Have you noticed how -- with the exception of most political campaigns, beer ads on TV and Epcot Center -- the 20th and early 21st centuries produced no utopian visions for the future at all?
Dystopian visions, on the other hand, are a dime a dozen, and can be found on multiple screens in any cinema multiplex at virtually any time. (Case in point, last weekend’s box office bonanza, The Hunger Games.)
In his wonderfully readable book, "Amusing Ourselves To Death," media ecologist Neil Postman memorialized the debate between the top two dystopian
visions of the
20th century -- Orwell’s Big Brother of "1984" and Aldous Huxley’s anesthetized society of "Brave New World" -- in a series of couplets.
“What Orwell feared,” he began, “were those who would ban books. What Huxley feared was that there would be no reason to ban a book for there would be no one who wanted to read one. Orwell,” he continued, “feared those who would deprive us of information. Huxley feared those who would give us so much that we would be reduced to passivity and egotism.
feared the truth would be concealed from us. Huxley feared the truth would be drowned in a sea of irrelevance. Orwell feared we would become a captive culture. Huxley feared we would become a trivial
culture, preoccupied with some equivalent
of the Feelies, the Orgy Porgy and the Centrifugal Bumble-Puppy.
In "1984," people are controlled by inflicting pain. In "Brave New World," people are controlled by inflicting pleasure. In short,” he concluded, “Orwell feared that what we hate will ruin us. Huxley feared that what we love will ruin us.”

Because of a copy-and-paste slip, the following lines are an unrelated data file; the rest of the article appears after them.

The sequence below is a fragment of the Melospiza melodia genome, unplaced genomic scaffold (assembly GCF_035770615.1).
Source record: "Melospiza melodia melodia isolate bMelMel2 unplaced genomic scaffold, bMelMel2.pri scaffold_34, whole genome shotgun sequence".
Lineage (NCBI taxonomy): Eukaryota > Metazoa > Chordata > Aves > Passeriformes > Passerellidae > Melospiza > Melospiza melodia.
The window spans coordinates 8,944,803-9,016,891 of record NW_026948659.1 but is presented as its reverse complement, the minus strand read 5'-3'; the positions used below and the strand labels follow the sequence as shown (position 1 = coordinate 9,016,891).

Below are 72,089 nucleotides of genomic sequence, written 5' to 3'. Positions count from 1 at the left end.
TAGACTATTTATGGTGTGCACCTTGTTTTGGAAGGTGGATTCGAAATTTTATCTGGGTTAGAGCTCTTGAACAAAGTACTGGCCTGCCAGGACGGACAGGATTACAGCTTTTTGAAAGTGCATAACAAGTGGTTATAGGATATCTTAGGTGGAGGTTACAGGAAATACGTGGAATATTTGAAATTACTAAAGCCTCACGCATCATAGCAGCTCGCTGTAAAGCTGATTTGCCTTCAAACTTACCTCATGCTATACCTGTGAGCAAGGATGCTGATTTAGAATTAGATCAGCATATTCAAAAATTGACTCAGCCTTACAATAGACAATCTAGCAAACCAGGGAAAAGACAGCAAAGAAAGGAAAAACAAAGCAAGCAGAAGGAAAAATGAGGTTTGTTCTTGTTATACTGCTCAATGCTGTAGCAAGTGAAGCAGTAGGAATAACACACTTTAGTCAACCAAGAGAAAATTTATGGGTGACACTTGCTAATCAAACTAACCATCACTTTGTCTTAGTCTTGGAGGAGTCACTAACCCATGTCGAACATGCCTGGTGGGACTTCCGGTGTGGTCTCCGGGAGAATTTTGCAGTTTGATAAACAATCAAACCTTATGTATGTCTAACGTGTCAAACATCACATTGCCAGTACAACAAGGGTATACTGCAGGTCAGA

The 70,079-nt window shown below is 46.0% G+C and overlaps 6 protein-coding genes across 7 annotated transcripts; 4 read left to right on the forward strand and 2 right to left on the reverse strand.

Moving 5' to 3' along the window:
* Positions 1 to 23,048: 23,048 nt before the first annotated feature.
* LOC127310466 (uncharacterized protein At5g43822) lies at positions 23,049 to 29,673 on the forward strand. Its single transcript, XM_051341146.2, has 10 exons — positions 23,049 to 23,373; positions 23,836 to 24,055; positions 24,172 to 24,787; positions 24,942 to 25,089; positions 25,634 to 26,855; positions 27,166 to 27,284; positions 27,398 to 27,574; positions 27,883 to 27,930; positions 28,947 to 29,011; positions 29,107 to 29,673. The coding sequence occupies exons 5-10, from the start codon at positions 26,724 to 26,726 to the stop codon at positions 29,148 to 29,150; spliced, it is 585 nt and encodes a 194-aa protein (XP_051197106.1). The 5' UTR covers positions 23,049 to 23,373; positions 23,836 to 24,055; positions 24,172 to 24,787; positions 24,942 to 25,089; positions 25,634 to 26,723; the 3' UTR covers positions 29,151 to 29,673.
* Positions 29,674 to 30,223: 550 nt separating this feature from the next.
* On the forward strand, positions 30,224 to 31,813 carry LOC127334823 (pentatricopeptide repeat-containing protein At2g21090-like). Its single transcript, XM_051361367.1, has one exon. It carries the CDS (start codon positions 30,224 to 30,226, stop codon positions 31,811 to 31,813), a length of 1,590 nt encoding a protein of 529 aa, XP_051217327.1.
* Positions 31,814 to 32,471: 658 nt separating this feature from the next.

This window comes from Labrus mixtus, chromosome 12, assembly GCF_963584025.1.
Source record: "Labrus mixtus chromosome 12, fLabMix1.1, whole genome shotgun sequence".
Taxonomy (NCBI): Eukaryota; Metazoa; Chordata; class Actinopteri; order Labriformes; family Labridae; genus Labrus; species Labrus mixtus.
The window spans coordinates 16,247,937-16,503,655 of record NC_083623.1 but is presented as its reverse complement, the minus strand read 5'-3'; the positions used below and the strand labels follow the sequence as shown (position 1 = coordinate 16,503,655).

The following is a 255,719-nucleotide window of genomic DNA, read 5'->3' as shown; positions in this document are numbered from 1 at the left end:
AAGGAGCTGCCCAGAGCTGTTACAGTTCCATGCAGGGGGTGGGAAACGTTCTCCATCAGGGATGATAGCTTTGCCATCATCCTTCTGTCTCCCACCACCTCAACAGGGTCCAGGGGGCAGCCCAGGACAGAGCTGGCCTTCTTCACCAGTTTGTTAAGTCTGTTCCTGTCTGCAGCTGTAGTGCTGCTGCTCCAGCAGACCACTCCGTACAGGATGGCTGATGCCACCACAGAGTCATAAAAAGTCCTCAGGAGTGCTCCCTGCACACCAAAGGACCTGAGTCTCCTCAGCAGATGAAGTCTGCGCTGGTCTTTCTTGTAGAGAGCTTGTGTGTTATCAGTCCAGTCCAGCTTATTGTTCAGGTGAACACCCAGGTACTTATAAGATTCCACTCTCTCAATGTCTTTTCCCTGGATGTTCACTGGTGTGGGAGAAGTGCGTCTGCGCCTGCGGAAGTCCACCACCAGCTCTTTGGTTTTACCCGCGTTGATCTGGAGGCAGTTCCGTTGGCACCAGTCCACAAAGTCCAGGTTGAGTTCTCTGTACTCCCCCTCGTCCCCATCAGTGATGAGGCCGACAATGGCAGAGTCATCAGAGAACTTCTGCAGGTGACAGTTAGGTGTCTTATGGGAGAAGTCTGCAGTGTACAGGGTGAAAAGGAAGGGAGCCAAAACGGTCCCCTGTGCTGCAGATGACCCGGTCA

What the hell happened? Little aberrations like a couple of world wars, genocides, famine, viral epidemics and natural disasters aside, one might think that the weightier minds of the past 100 years and change might find some reason to forecast rosier times. Apparently not. Maybe.
We’re all just cranky because we can no longer speak our minds without getting sued or shot -- or both. Not that bad, you say? Consider how few of the great sitcoms of the 1950s and '60s would be tolerated for even a split second in today’s politically correct climate of smiling fascism.
Why? Because they all made fun of authority. Real authority, guys with guns. They went after cops and spies and the military, all of whom are strictly off limits these days. Can you imagine a "McHales Navy," "Bilko," "F Troop," "Get Smart" or "Car 54" playing in prime time today?
The great ones that didn’t elicit laughs at the expense of
cops, spies or the military poked fun at poverty and ethnicity instead. They would be equally silenced by the same patently
unfunny political correctness. Think "All in the Family" (“You Polack meathead!”) or "Sanford and Son" (“Ya big dummy!”)
So who’s left to make fun of?
Only frat boys, the political right and hapless middle-class fathers. As Holden Caulfield would say, “Very big deal.” Jed Clampett would shake his head and mutter, “Pitiful, jes’ pitiful.” Talk about easy marks. Jon Stewart wakes up every morning and thanks God for Rush Limbaugh. That makes two of them.
But the political and financial elites that rule the world wouldn’t have it
any other way. They know that the great lessons from the 1960s had less to do with
freedom and liberation and more to do with crowd control. Of course, they’re gonna need it -- especially if we can’t find ways to make fun once again of who we are (and everyone else) without getting shot or sued.